- song - justifiable anger (the authors translate this as 'You've done something that pisses me off. I know it, and you know it. But because expressing that annoyance would be inappropriate, I'll let it go, and so will you.'
In the end, there is a societal mandate to not get pissy with others. To do so is to risk ostracization.
Americans are annoying to the world because we are individualists who think we can and should control our world
Science tells us we get annoyed (and how much) because of our sense of 'self,' not because we have to in the face of what is annoying. It is culturally dictated, learned behaviour.
Japan offers the perfect opposite to the American self. Americans are raised to view themselves as individuals first, to see ourselves as a single, independent unit seeking control over our environment, influencing the world around us. The Japanese have an 'interdependent sense of self.' They are part of a collective in which they function for the betterment of the whole.
In Japan, teenagers aren't automatically annoyed by their parents because parents are part of family and teenagers think of themselves as part of the family.
Psychologists point to a word as a starting point for understanding the vast divide that separates the diverging sensibilities -
- amae - the Japanese word meaning 'a state of happy dependence'
We lack entirely a word in English that means exactly this. There may be a good reason for that. The closest scenario is perhaps the mother-child relationship, for which we have no distinct word. A baby or child can do to someone what would otherwise be unacceptable. And, really, even then, it is no amae.
Because we see ourselves as separate, there is a leap to even the most basic of favours. In Japan, the individual is part of the community as a whole, so watering the neighbour's plants is no big deal. So much for the talk of it taking a village.
It stands to reason if you see yourself as part of a greater whole, it doesn't occur to begrudge the need to do for the other parts of that whole. And this correlates to a culture that is far less quick to get annoyed with friends and strangers alike, seeing themselves as much more connected to and responsible for others.
I guess if you can see yourself as part of the gestalt, including the gum-snapping schmuck next to you on the subway, your reproach is bound to be more gentle. Maybe.
How much empathy you can feel, how able to put yourself in another's shoes, has a lot to do with how annoyed you are likely to get
Those challenged (due to physiological make-up or a diagnosis like autism or Alzheimer's) find themselves annoyed a lot more than others.
If you can imagine how someone else feels (or think you are there already, as the case may be), you will be more tolerant, less inclined to respond with annoyance. The empathically-challenged, on the other hand, can spend a lot of time seething.
Your brain when annoyed: blood rushes to the dorsal anterior cingulate cortex, the emotional, non-rational area
The limbic system, in the forebrain, acts as a 'gatekeeper between automatic or unconscious processes and more conscious processes.'
We go about our lives, relatively unthinking, nary an irk or peeve noted. And then, bam!, the jerk in front of you brakes suddenly, and you switch to conscious mode and react to the (presumed) stupidity with a big rush of blood and a great deal of cursing. Expectations were jarred by the ride suddenly not proceeding as you expected, and you quickly had to use a different part of your brain in order to manage it. You are now, officially, annoyed.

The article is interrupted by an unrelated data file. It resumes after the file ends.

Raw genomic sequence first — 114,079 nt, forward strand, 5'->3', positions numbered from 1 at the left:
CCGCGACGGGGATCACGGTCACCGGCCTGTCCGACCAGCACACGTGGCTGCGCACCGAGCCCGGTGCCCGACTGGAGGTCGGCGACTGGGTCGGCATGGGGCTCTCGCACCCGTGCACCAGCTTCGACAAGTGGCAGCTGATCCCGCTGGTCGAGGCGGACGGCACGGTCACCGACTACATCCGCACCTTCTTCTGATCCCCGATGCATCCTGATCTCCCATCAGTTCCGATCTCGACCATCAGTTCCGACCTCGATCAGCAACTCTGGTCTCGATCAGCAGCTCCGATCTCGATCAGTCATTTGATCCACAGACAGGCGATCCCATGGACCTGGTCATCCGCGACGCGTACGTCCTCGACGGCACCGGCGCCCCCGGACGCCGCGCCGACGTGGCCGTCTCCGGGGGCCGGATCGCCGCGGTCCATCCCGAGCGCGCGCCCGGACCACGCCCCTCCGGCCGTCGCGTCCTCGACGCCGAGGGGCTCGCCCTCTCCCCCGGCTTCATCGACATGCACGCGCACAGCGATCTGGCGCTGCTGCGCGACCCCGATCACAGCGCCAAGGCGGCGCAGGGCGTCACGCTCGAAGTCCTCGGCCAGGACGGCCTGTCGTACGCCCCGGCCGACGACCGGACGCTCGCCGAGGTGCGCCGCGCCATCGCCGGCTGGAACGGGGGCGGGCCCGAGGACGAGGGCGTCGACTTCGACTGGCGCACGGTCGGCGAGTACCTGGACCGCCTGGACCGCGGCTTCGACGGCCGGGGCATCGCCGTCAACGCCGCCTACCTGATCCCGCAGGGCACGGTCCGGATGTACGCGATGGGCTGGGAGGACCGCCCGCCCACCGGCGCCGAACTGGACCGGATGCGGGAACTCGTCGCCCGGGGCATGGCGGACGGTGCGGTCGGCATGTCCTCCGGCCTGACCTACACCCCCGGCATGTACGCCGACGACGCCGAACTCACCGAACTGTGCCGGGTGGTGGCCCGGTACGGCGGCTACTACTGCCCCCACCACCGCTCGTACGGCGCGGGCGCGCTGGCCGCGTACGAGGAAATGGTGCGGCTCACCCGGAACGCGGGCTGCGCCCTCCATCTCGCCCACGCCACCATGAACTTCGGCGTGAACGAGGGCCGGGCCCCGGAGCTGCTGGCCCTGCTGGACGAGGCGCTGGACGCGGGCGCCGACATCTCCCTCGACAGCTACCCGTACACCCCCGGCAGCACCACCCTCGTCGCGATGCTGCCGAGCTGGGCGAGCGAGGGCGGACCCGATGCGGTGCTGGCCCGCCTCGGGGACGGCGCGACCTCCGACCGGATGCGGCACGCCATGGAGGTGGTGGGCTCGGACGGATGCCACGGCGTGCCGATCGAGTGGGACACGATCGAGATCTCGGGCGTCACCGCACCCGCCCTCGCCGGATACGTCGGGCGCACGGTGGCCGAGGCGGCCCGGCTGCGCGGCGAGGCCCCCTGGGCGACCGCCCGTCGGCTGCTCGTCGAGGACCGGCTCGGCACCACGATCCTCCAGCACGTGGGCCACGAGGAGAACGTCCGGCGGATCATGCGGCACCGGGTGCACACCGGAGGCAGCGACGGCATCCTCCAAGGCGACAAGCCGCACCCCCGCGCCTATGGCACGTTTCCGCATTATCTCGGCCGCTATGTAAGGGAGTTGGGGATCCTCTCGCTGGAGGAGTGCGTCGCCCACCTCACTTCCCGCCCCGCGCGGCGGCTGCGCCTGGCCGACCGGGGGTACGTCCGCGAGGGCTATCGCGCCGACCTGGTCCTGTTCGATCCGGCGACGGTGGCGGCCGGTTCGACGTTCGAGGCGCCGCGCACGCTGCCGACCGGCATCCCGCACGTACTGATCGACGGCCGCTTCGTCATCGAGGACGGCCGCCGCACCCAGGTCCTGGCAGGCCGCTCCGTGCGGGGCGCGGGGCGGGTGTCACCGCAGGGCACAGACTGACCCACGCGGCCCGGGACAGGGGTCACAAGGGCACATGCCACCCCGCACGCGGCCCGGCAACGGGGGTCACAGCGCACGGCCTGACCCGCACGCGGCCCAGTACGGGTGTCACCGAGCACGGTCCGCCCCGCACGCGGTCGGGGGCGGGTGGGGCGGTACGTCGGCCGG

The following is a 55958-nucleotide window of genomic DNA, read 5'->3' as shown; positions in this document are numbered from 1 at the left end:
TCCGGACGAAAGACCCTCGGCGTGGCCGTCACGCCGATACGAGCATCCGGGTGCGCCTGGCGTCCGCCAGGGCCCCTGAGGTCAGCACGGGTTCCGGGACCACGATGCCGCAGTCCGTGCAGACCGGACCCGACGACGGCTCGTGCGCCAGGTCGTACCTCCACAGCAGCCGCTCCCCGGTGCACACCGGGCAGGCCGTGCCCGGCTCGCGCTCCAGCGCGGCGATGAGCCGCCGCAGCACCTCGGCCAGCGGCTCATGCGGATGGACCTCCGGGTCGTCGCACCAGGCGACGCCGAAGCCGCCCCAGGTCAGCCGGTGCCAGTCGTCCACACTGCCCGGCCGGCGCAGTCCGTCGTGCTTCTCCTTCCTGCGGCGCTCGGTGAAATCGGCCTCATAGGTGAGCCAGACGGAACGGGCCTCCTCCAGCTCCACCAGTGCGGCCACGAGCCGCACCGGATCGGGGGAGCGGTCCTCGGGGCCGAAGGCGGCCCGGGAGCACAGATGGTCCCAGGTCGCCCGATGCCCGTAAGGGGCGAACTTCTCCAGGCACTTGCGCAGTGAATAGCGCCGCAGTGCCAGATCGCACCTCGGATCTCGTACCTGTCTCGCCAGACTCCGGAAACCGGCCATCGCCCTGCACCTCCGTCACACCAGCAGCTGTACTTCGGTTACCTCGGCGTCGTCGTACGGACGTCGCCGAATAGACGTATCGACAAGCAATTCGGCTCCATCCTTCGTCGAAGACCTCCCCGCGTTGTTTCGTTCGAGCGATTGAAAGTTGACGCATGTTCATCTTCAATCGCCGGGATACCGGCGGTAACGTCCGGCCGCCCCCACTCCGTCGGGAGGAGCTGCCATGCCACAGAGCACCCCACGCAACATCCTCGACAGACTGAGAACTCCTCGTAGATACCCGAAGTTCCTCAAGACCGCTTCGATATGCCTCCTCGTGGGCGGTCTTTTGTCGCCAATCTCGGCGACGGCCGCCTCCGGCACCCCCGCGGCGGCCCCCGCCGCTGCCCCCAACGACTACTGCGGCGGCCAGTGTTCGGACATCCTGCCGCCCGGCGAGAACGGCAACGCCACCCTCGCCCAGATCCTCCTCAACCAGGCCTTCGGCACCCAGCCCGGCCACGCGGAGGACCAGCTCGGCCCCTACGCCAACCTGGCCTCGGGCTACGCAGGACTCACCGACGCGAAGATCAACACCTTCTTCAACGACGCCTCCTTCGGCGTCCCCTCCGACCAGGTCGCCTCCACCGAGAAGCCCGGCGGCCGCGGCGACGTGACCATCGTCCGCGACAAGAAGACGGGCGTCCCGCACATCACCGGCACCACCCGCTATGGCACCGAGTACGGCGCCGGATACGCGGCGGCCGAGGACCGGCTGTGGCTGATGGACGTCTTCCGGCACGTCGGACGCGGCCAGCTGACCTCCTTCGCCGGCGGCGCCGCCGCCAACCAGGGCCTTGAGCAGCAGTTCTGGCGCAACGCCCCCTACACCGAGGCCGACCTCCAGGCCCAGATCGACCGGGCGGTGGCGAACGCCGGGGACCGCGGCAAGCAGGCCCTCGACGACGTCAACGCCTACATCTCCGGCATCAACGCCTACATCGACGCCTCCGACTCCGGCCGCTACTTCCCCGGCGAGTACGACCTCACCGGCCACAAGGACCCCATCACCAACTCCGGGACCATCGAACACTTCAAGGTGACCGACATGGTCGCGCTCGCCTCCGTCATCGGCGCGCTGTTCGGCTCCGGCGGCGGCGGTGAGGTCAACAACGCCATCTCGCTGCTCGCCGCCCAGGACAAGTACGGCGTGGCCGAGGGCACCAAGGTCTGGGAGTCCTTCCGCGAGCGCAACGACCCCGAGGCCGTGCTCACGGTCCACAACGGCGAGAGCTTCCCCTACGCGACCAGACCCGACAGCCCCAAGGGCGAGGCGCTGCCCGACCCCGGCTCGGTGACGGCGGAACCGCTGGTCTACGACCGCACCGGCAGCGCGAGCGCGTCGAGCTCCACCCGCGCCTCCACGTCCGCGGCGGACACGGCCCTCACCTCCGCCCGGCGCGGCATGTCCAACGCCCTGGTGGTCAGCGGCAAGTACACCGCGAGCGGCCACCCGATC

What is forever is intolerable now and because it is forever.
This is why we are more likely to be irked by what would be barely worthy of note in anyone else. A nose getting blown, a stupid joke being told at a dinner, a certain emphasis put on the zippering up of a coat (join me, you know you can), these are the stuff of a flinch, if not a fight, when the person doing them is likely to be a recurring character in all your days going forward.
At the start of relationships, you suck in your gut (personality and stomach), but you can't do that forever. Then the yelling beings
In private, we (mistakenly, blindly) expect things to conform to how we want them or believe we will be better able to control what will happen.
So, when we get home, we think we have the right to demand that our spouse, for example, exercise a little self-control and not clip toenails at the table. This is not the case for the guy on the subway whose bit of nail just bounced up and sits lodged on your pant leg just begging for a fight.
Rather remarkably and flying in the face of experience, history, and good reason we believe life is fair.
The technical term for this complete and utter lack of reality is called the 'equity theory,' and it adds to the contretemps that is dinner time in many a household. When we believe we are being treated fairly, we are more likely to be reasonable and tolerant. When we think the short end of the stick is ours, every click of the pen or door left ajar becomes reason for outrage.
And, science and real-life experience tells us, repetition in all forms is (or can be) maddening. When you have a lifetime, once a month is too much.
It is optimism that allows us to expect the world to perform rationally and predictably. And that expectation allows us to learn, grow, and experience. When optimism proves to have been misplaced, when the world is, for that moment, gross, stupid, obstructing, too loud, or just not quite right, we get annoyed. And we should see this as a good thing.
Our ability to get annoyed and the thumb are what place us where we are in the food chain.